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JOURNAL ARTICLE

The experience and expectations of terminally ill patients receiving music therapy in the palliative setting: a systematic review

Leow Qi He Mabel, Vicki Blair Drury, Poon Wing Hong
JBI Library of Systematic Reviews 2010, 8 (27): 1088-1111
27820208

BACKGROUND: Music therapy is a popular form of complementary therapy used in the hospice in Western countries, as people who are terminally ill have several needs arising directly from the disease process. In the area of palliative care, no systematic review has been conducted on the experience of patients using music therapy from the qualitative perspective. Hence, a synthesized summary of the experience of music therapy is presented.

OBJECTIVES: The aim of this review was to critically analyse and synthesize existing evidence related to terminally ill patients' experiences of using music therapy in the palliative setting.

INCLUSION CRITERIA: This review considered quantitative descriptive studies, and qualitative research with adult participants who were terminally ill receiving palliative care in a hospital, an in-patient hospice, a nursing home, or their own homes, regardless of their diagnosis who had undergone at least one music therapy session with a trained music therapist and were not cognitively impaired. Healthcare workers who have witnessed patients participating in music therapy were also included in the review.

SEARCH STRATEGY: Only published primary research studies were included in the review. This review was limited to papers in English. A three-step search strategy was undertaken. First, an initial limited search of CINAHL and MEDLINE was done. Second, an extensive search using all identified keywords and index terms across all included databases was done. Finally, a hand search of the reference lists and bibliographies of included articles was conducted METHODOLOGICAL QUALITY: Papers selected for retrieval were assessed by two independent reviewers for methodological validity prior to inclusion in the review using the standardised critical appraisal instruments from the Joanna Briggs Institute Qualitative Assessment and Review Instrument (QARI) for qualitative papers, and Joanna Briggs Institute Meta Analysis of Statistics Assessment and Review Instrument (JBI-MAStARI) for quantitative descriptive papers. Any disagreement that arose between the reviewers was resolved through discussion with a third reviewer.

DATA COLLECTION: Information was extracted by two reviewers from each paper using the Joanna Briggs Institute Qualitative Assessment and Review data extraction tool (QARI) for qualitative papers, and the Joanna Briggs Institute Meta Analysis of Statistics Assessment and Review Instrument (JBI-MAStARI) for quantitative descriptive papers. Any disagreement that arose between the reviewers was resolved through discussion with a third reviewer.

DATA SYNTHESIS: Qualitative findings were pooled using the JBI-QARI while quantitative data were presented in narrative format.

RESULTS: A total of 10 studies were identified, and of these, 3 were included in the review. Only qualitative papers were included in the studies as the quantitative descriptive papers did not meet the inclusion criteria. Two synthesized findings were developed - "Music therapy should be used in palliative settings to promote social interaction and communication with family, friends, other patients, and healthcare workers", and "Music therapy should be promoted in palliative care setting to provide support for holistic needs of patients".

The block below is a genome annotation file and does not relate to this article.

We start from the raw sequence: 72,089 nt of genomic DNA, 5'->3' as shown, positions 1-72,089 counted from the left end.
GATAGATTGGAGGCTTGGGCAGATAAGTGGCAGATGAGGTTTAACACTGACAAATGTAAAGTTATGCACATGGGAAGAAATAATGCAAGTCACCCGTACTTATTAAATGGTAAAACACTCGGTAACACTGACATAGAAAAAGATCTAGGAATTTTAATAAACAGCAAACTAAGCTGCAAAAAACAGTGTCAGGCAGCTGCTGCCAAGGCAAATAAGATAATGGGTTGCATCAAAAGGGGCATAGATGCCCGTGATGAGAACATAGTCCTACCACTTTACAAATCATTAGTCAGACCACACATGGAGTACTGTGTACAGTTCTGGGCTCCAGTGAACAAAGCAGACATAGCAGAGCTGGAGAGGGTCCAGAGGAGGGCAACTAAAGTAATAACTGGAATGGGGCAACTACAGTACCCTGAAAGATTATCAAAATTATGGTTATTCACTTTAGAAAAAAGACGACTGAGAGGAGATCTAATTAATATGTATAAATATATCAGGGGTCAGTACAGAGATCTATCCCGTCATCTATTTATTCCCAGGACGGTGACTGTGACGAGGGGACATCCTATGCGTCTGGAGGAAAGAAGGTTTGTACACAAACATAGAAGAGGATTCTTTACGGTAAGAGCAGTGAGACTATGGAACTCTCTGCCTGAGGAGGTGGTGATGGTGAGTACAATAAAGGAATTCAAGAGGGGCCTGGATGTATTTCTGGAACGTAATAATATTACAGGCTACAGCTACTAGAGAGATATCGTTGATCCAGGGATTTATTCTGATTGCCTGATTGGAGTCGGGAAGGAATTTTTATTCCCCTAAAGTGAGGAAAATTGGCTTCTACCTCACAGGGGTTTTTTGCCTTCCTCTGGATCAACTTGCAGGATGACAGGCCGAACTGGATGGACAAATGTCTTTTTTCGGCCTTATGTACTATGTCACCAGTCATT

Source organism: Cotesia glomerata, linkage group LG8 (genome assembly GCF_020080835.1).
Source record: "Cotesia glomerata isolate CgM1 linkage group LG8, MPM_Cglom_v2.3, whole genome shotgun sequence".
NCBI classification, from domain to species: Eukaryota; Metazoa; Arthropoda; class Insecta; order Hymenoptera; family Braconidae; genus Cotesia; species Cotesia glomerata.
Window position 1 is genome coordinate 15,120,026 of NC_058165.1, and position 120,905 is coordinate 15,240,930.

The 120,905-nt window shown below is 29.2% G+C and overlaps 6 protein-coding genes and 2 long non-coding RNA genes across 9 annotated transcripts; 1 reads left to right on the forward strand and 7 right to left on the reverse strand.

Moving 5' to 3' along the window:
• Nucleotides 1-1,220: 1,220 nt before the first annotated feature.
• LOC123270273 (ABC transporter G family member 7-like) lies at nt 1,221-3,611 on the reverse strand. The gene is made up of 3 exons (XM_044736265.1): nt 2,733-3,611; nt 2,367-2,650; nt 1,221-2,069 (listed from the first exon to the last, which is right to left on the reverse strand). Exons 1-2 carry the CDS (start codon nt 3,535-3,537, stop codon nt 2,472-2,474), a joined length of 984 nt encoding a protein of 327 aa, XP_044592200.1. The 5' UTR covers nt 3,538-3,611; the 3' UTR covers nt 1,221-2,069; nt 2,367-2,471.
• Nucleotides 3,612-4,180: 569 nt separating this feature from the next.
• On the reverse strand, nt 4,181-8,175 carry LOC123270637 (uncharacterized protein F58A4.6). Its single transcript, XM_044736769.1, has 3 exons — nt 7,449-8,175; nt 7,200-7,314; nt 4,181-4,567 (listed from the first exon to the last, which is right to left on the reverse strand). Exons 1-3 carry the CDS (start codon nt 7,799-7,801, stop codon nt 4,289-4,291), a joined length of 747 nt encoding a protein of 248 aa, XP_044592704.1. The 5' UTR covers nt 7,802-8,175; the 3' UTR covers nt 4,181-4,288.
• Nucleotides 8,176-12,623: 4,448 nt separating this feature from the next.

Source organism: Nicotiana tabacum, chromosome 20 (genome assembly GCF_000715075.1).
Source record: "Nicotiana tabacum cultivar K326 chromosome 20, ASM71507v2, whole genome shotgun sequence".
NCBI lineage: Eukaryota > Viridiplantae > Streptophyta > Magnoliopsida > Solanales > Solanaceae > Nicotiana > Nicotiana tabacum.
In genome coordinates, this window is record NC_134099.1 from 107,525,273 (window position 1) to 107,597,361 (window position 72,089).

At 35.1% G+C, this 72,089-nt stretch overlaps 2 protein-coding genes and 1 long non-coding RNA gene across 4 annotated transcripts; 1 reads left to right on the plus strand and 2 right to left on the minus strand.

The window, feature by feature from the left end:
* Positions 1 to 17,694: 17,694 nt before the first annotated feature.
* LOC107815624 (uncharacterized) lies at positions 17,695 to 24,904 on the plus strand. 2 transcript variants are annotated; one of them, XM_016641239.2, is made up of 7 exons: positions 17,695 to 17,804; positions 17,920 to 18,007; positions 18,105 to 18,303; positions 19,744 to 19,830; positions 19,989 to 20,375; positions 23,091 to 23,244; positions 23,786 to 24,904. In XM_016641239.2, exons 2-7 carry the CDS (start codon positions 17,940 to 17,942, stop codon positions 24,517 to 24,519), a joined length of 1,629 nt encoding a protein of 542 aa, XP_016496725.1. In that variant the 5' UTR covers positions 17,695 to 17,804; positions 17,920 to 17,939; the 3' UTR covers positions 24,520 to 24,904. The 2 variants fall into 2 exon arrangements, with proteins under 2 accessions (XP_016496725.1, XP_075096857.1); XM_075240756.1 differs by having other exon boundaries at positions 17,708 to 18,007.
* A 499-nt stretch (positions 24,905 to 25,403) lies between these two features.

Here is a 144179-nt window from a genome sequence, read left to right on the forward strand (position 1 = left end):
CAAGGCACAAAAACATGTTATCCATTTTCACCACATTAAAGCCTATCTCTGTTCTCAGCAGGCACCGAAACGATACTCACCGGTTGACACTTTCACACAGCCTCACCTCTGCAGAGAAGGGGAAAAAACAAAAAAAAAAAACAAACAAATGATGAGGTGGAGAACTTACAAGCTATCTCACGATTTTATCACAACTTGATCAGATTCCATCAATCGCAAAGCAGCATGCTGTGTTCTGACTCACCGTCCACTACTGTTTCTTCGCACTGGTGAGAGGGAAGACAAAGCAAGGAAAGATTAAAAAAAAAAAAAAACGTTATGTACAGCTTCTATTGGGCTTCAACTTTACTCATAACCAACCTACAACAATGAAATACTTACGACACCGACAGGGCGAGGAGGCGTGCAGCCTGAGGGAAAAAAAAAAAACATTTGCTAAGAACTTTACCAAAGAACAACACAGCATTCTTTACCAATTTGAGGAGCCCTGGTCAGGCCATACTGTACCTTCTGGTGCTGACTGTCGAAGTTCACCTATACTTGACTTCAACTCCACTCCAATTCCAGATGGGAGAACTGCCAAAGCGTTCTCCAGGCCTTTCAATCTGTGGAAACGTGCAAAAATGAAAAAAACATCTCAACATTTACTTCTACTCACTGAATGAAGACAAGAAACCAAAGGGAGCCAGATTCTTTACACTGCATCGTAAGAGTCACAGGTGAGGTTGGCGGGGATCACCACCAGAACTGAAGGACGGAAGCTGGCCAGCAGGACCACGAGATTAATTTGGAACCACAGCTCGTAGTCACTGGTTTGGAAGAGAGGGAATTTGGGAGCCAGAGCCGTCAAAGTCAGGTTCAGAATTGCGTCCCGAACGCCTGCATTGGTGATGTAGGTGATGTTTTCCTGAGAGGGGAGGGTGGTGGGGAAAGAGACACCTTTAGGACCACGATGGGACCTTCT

CONCLUSION: From the meta-syntheses of review, it was shown that patients experienced improved social interaction and communication with the people around them, and a more holistic care for as their physical, psychological and spiritual needs were met. No papers relating to the patients' expectations of music therapy was found.

IMPLICATIONS FOR RESEARCH: Further research should be conducted to explore the expectations of terminally ill patients with music therapy as no such paper was found from the systematic review. Quantitative studies to find out the effectiveness of music therapy in promoting social interaction and communication and in providing holistic care for patients can be done to quantify the findings. It can also be investigated if the quality of life of terminally ill patients improve after receiving music therapy, since music therapy has been found to have positive benefits for the patients. Also, qualitative studies that aim to find out the experiences of terminally ill patients through the interviewing of the patients should also be done, as the papers found either reported on the perception of healthcare providers, or through the analysis of patients' song lyrics.

IMPLICATIONS FOR PRACTICE: The use of music therapy should be encouraged in the palliative setting as the review has shown that music therapy is able to promote social interaction and communication with family members, healthcare workers and the people in their lives, and provides holistic care for patients by relieving physical symptoms, facilitating "moving on" to the next phrase of their life, improving their personal well-being, and providing an outlet for spirituality.

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